Metabolic imaging of multiple X-nucleus resonances

Authors

  • Isabell K. Steinseifer,

    Corresponding author
    1. Department of Radiology (766), Radboud University Nijmegen Medical Centre, Nijmegen, The Netherlands
    • M.Sc., Department of Radiology (766), Radboud University Nijmegen Medical Centre, P.O. Box 9101, 6500 HB Nijmegen, The Netherlands
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  • Jannie P. Wijnen,

    1. Department of Radiology (766), Radboud University Nijmegen Medical Centre, Nijmegen, The Netherlands
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  • Bob C. Hamans,

    1. Department of Radiology (766), Radboud University Nijmegen Medical Centre, Nijmegen, The Netherlands
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  • Arend Heerschap,

    1. Department of Radiology (766), Radboud University Nijmegen Medical Centre, Nijmegen, The Netherlands
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  • Tom W. J. Scheenen

    1. Department of Radiology (766), Radboud University Nijmegen Medical Centre, Nijmegen, The Netherlands
    2. Erwin L. Hahn Institute for Magnetic Resonance Imaging, Arendahls Wiese, Essen, Germany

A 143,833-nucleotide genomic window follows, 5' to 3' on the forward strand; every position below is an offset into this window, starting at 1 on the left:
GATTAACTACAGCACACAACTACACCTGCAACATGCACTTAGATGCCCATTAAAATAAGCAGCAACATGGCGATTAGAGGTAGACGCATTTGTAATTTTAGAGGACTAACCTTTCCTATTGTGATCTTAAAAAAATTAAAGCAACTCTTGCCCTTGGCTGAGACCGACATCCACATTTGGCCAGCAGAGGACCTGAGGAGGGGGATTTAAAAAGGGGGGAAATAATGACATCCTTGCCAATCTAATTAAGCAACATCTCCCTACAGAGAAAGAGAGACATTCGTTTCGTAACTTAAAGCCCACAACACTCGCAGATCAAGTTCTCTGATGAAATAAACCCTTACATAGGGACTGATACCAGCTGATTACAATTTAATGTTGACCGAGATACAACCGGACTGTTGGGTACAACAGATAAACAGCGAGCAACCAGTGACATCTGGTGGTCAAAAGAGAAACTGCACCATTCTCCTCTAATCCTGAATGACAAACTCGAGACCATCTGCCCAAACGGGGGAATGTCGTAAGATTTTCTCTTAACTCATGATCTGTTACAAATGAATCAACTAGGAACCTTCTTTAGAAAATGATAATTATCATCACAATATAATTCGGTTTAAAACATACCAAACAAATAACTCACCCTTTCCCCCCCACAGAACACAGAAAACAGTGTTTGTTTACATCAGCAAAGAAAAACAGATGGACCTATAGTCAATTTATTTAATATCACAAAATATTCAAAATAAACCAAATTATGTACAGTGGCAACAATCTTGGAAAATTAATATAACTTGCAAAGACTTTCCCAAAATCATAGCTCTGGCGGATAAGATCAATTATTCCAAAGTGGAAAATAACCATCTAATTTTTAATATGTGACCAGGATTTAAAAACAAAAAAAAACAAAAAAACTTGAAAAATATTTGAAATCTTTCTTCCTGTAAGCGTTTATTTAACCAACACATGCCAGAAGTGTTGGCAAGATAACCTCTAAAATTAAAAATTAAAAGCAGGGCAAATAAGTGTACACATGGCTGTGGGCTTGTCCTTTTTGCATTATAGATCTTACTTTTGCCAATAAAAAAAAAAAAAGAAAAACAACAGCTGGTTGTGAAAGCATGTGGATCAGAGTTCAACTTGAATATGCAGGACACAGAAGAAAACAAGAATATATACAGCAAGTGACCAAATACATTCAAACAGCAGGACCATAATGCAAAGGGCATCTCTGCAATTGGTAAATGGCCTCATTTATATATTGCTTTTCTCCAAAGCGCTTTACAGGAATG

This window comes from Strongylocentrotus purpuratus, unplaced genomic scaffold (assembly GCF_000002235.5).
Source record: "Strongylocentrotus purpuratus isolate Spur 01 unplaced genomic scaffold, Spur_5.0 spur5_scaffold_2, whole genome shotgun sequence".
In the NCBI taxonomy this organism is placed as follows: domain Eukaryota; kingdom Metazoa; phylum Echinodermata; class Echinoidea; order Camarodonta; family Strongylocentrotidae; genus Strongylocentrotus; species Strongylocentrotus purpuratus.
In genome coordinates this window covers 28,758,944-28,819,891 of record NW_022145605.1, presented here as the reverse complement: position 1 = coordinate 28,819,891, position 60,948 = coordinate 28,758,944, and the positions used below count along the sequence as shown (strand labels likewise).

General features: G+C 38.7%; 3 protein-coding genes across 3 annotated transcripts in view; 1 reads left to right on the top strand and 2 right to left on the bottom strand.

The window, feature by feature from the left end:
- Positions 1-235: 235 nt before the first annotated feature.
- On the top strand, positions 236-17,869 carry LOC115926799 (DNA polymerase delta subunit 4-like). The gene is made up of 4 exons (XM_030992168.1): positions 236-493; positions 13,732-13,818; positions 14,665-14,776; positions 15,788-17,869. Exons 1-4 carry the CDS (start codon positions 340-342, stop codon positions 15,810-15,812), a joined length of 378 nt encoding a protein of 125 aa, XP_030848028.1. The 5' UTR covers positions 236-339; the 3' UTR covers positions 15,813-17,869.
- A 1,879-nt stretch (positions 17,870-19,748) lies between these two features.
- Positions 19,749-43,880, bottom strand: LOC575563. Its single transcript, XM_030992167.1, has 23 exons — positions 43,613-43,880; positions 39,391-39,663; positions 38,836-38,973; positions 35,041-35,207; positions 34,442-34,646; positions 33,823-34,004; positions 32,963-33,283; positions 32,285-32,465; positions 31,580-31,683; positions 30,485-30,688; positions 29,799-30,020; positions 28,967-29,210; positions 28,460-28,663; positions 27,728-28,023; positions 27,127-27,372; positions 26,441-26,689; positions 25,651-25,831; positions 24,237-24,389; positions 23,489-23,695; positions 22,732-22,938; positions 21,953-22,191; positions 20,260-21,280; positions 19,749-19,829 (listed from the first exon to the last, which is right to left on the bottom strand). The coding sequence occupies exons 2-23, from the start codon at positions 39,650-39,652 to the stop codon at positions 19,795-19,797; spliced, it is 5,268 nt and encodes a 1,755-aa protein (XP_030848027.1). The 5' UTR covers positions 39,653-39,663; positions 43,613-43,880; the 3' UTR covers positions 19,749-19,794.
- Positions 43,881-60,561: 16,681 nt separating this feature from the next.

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Abstract

This study describes a technique for fast imaging of x-nuclei metabolites. Due to increased sensitivity and larger chemical shift dispersion at high magnetic fields, images of multiple metabolites can be obtained simultaneously by selective excitation of their resonances with a multifrequency selective radiofrequency pulse at any desired flip angle. This aim is achieved by combining a three-dimensional gradient echo imaging sequence with a Shinnar-LeRoux optimized excitation pulse. A proper choice of bandwidth, imaging matrix size, and field of view allows using the chemical shift dispersion of the different resonances to completely separate their images within one large field of view. The method of fast metabolic imaging is illustrated with 13C measurements of a phantom containing a solution of 13C labeled glucose, lactate, and sodium octanoate and by dynamic measurements of the 31P metabolites phosphocreatine and β-adenosine triphosphate in human femoral muscle in vivo, both at 7T. With dynamic selective 31P imaging of the larger part of the upper leg, phosphocreatine signal intensity changes of specific muscles can be studied simultaneously by analyzing the sum of phosphocreatine signals within arbitrarily shaped regions of interest following the muscles' contours. This concept of dynamic metabolic imaging can be applied to other organs and further expanded to other MR-detectable nuclei and metabolites. Magn Reson Med, 2013. © 2012 Wiley Periodicals, Inc.

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